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5 Cards in this Set

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F­01 Describe the role of the RBT in the service delivery system.

An RBT is most often on the “front line”. That is, they are working most directly with clients and surrogates in the implementation of the behavioral intervention. Because they are most often seen by both the clients and parents/surrogates, RBTs often have a more developed rapport with parents than any other behavior professional. Because of this frequent contact it is important to do two things:


1. Relay relevant information to your supervisor about the level of support from caregivers and the progress of the client.


2. To develop and maintain a rapport with clients and their families that facilitates the inclusion of all stakeholders, especially your supervisor’s involvement.

F­02 Respond appropriately to feedback and maintain or improve performance accordingly

It is aversive for many to hear criticism. Although it may be difficult, however, criticism should always be constructive and meant to assist you in making improvements to your service delivery that will ultimately benefit the ultimate beneficiary of behavioral services. Your supervisor should allow you the opportunities to receive training and practice in order to meet expectations.

F­03 Communicate with stakeholders (e.g. family, caregivers, other professionals) as authorized.

When communicating to stakeholders, it is important to retain the understanding of your role as the behavioral services provider. Do not attempt to suggest changes to the intervention plan or discuss issues that should be referred to your supervisor. Again, your supervisor is the person who is ultimately responsible for ensuring that the services that you provide are true­ to­ plan and completed correctly.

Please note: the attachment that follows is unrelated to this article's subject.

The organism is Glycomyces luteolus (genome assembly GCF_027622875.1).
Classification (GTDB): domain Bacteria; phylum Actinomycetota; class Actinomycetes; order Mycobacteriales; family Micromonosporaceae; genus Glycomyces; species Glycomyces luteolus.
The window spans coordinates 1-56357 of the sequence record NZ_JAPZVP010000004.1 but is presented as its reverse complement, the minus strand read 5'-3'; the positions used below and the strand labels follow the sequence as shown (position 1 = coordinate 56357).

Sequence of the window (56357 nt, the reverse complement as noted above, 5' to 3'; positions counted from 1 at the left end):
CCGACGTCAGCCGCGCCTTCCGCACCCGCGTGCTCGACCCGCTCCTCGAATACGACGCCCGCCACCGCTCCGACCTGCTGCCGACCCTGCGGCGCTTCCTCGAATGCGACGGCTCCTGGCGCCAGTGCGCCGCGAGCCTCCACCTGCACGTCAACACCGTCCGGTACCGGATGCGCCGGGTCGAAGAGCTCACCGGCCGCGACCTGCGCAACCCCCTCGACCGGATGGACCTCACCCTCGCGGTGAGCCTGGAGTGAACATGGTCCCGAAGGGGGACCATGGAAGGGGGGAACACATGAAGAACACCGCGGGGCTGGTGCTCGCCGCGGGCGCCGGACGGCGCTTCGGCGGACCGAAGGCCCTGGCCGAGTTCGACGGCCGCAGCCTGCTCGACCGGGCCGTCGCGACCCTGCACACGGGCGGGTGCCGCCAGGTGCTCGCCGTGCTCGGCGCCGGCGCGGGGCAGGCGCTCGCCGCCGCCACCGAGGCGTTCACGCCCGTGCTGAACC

F­04 Maintain Professional boundaries (e.g. avoid dual relationships, conflicts of interest, socialmedia contacts).

The professional and ethical code (section 1.06) deals with this very topic. Multiple or dualrelationships involve a professional relationships and some other kind of relationship (e.g.,friendship, romantic, family or business relationships other than the behavioral service that youare hired for. It is important to maintain professionalism by avoiding these conflicts of interest.Do not accept gifts or allow working closely with one another to become a relationship in whichprofessional and friendship boundaries are difficult to define. Instead, maintain only aprofessional relationship, as others can endanger the client ­centered model.

F­05 Maintain client dignity

Maintaining client dignity has much in common with communicating respect for the client andrespect for confidentiality. Share client information only with clients, caregivers and yoursupervisor ­unless requested to do so in compliance with legal or ethical obligations.Communicating respect for the client, in general, means that you treat clients as you would anyrespected member of the community and maintain care and patience.